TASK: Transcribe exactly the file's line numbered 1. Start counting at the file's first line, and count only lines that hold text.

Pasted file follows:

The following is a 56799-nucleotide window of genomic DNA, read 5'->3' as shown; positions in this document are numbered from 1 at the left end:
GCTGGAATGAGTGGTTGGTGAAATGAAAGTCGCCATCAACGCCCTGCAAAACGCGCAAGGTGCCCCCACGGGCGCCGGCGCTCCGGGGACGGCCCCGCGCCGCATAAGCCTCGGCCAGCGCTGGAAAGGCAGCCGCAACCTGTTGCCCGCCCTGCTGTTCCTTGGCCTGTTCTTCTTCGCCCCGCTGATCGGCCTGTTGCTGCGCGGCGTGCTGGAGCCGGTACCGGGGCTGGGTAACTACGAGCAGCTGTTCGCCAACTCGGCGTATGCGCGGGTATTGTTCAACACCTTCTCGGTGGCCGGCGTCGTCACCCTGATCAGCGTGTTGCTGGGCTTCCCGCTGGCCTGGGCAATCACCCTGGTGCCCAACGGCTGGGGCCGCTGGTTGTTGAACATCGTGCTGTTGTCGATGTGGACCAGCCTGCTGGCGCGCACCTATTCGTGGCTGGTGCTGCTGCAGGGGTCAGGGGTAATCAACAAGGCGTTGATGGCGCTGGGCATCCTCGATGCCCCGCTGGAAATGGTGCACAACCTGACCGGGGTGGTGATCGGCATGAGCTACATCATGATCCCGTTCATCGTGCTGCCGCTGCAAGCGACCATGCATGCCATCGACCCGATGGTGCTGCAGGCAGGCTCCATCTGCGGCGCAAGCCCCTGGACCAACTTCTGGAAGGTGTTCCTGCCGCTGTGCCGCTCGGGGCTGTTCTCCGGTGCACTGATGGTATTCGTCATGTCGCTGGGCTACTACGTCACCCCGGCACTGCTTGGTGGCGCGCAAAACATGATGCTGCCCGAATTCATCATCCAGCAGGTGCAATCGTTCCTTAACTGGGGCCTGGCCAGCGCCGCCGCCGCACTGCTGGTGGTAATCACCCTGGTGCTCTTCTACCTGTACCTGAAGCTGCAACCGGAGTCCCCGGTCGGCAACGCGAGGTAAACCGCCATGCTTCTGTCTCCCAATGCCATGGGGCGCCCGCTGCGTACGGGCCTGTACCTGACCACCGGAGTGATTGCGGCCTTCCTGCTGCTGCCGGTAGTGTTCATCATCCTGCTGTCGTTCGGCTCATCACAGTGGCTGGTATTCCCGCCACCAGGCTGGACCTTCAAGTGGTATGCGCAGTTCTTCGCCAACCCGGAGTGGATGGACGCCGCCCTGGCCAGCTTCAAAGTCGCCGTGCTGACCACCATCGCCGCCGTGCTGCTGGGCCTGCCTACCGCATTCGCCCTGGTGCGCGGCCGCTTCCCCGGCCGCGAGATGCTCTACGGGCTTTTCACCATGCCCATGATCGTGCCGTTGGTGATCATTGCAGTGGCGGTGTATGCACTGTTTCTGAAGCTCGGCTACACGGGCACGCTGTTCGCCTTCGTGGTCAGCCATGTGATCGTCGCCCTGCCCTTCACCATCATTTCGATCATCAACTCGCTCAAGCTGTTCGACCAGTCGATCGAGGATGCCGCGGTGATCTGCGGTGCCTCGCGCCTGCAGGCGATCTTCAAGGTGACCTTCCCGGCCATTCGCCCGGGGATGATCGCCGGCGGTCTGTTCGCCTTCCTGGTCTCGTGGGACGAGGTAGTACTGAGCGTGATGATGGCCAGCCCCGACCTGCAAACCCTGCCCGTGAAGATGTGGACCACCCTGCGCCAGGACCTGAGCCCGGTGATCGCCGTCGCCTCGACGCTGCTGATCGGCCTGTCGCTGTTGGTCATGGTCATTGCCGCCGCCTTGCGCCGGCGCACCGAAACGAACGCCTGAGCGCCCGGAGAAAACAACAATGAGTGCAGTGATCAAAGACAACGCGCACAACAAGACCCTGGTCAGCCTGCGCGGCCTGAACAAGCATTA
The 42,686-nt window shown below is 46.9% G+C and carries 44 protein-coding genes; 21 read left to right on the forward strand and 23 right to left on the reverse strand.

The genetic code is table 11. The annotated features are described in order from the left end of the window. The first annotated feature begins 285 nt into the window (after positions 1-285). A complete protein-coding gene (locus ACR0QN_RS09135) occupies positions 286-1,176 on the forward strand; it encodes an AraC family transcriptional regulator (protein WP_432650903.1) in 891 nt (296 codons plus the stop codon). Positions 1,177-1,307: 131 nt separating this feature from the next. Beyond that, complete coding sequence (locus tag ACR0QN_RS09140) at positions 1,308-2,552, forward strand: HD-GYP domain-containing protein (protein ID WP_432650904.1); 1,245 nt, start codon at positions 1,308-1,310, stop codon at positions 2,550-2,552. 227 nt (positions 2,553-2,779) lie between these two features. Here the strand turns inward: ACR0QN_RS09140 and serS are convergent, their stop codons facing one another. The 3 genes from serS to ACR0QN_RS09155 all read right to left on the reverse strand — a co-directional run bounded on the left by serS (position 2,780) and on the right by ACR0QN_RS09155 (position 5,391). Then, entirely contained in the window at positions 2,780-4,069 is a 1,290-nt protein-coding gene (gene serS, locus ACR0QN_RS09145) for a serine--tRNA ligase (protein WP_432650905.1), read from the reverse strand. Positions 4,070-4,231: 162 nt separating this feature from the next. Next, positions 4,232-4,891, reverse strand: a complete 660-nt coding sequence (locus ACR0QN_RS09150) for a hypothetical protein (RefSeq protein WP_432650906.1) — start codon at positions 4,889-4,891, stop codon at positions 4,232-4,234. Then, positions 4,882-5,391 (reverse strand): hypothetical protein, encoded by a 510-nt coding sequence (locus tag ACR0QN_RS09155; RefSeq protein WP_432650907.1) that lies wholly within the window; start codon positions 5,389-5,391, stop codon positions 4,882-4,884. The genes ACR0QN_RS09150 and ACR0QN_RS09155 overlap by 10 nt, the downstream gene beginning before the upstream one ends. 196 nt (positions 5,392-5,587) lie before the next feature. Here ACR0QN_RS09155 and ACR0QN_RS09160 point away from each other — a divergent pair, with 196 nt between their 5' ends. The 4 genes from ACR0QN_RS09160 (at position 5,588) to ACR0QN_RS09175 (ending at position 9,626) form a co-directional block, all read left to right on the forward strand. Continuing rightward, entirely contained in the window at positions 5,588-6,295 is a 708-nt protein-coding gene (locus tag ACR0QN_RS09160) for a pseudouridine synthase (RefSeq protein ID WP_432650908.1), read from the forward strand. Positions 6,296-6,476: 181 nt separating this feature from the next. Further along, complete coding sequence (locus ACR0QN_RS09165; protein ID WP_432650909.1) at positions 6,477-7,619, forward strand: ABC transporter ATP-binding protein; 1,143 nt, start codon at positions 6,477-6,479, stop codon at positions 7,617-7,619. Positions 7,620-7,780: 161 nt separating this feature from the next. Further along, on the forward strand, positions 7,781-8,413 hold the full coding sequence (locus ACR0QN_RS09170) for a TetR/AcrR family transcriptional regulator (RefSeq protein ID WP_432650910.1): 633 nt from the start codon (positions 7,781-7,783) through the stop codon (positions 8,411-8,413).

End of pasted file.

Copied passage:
The following is a 56799-nucleotide window of genomic DNA, read 5'->3' as shown; positions in this document are numbered from 1 at the left end: